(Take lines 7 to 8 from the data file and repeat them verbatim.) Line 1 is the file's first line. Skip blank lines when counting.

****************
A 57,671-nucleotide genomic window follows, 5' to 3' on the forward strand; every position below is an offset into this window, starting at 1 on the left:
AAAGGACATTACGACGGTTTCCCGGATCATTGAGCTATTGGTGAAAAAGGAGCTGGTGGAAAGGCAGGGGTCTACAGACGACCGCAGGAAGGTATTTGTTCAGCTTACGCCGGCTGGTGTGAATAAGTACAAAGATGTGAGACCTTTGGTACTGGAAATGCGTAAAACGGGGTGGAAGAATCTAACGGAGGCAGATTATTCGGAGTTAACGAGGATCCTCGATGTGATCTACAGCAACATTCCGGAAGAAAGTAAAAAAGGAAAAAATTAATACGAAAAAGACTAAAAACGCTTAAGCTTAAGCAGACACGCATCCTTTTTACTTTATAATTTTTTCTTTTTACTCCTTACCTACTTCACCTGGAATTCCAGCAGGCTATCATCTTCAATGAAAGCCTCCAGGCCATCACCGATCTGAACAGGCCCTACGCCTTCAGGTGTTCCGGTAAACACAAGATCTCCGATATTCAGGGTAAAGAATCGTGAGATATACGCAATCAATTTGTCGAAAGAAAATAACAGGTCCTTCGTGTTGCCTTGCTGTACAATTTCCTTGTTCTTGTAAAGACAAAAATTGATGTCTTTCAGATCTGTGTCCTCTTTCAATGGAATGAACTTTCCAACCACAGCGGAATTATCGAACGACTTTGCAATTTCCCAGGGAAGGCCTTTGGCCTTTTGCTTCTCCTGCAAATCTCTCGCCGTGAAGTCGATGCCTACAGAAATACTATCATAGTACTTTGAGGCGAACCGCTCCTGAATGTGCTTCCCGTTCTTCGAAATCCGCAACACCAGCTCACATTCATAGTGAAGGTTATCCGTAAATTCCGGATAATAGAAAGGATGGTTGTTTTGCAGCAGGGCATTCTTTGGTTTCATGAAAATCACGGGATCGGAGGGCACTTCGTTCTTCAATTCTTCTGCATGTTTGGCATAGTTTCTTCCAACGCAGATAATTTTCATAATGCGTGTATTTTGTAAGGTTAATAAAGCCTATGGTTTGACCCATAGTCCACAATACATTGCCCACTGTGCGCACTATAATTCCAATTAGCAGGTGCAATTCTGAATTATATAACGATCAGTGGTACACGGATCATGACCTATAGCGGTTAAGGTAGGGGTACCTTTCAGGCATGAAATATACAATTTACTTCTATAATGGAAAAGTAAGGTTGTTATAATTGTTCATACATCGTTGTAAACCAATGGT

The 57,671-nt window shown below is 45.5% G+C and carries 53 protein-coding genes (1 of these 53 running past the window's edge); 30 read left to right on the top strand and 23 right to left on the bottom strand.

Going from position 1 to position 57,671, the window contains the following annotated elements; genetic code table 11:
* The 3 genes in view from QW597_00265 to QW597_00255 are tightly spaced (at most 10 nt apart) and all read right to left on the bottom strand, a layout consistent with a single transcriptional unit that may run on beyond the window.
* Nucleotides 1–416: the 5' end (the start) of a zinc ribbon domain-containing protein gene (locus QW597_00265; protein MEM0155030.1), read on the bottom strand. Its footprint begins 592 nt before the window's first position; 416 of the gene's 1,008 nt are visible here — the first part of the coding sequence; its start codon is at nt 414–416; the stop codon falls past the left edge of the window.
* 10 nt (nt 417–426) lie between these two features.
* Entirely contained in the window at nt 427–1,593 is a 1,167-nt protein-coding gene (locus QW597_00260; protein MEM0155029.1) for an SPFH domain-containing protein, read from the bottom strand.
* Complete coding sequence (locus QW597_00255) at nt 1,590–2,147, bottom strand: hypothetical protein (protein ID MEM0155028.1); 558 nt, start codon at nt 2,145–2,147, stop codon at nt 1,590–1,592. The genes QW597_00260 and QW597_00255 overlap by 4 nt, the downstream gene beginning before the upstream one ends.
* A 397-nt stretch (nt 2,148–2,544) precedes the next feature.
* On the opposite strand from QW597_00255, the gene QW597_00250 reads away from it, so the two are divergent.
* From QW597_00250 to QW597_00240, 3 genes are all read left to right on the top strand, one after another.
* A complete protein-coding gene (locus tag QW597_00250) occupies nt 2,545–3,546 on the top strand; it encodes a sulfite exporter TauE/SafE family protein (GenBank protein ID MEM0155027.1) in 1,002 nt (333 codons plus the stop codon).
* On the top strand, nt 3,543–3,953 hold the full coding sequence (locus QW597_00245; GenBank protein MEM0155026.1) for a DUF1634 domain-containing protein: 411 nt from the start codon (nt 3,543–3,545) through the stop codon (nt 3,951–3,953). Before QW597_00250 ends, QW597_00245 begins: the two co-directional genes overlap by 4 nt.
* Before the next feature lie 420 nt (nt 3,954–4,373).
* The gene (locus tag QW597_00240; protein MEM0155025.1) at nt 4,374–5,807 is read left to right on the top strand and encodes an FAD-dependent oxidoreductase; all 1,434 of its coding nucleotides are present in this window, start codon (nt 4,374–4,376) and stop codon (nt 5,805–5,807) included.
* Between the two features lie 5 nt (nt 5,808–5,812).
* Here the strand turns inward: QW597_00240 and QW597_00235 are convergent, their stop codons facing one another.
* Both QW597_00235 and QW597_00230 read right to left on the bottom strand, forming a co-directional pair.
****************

* 10 nt (nt 417–426) lie between these two features.
* Entirely contained in the window at nt 427–1,593 is a 1,167-nt protein-coding gene (locus QW597_00260; protein MEM0155029.1) for an SPFH domain-containing protein, read from the bottom strand.